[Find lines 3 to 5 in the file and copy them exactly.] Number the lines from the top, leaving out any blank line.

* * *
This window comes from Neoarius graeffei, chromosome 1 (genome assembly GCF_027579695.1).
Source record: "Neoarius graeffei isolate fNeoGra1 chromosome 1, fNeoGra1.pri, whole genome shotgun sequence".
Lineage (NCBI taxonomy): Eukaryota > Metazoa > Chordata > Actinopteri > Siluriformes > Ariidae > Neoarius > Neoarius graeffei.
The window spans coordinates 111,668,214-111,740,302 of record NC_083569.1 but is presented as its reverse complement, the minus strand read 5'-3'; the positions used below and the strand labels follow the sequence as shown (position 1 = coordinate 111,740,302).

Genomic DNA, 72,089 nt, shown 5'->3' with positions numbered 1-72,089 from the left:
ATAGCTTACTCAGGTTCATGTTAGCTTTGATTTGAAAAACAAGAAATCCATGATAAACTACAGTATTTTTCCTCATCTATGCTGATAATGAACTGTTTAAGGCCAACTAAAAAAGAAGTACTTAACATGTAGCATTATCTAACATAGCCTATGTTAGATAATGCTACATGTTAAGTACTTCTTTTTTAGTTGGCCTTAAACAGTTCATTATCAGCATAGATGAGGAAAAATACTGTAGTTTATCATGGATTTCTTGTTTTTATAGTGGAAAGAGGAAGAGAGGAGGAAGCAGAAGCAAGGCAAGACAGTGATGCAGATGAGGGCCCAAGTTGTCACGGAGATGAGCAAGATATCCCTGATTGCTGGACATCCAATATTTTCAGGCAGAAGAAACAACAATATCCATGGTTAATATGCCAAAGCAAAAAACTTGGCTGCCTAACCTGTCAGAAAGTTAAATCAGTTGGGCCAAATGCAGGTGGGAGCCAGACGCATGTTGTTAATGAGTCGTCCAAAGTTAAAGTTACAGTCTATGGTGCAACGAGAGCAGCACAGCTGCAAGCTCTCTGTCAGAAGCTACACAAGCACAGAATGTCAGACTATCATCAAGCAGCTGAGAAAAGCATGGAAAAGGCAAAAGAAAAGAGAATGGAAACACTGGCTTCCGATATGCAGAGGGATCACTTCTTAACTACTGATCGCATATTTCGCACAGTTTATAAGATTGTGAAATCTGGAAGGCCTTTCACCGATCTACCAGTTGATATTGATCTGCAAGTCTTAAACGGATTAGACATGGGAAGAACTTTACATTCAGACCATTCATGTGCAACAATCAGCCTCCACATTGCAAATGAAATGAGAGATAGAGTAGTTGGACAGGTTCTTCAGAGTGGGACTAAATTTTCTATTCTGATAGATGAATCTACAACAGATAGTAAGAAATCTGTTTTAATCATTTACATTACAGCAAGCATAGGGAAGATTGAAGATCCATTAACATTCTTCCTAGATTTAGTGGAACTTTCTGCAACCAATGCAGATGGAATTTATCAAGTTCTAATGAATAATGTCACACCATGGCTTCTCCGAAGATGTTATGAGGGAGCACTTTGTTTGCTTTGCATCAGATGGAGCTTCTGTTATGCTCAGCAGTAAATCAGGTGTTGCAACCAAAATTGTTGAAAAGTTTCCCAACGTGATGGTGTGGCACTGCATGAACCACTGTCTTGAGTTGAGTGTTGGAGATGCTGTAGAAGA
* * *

Lineage (NCBI taxonomy): Eukaryota > Metazoa > Chordata > Actinopteri > Siluriformes > Ariidae > Neoarius > Neoarius graeffei.
The window spans coordinates 111,668,214-111,740,302 of record NC_083569.1 but is presented as its reverse complement, the minus strand read 5'-3'; the positions used below and the strand labels follow the sequence as shown (position 1 = coordinate 111,740,302).

Genomic DNA, 72,089 nt, shown 5'->3' with positions numbered 1-72,089 from the left: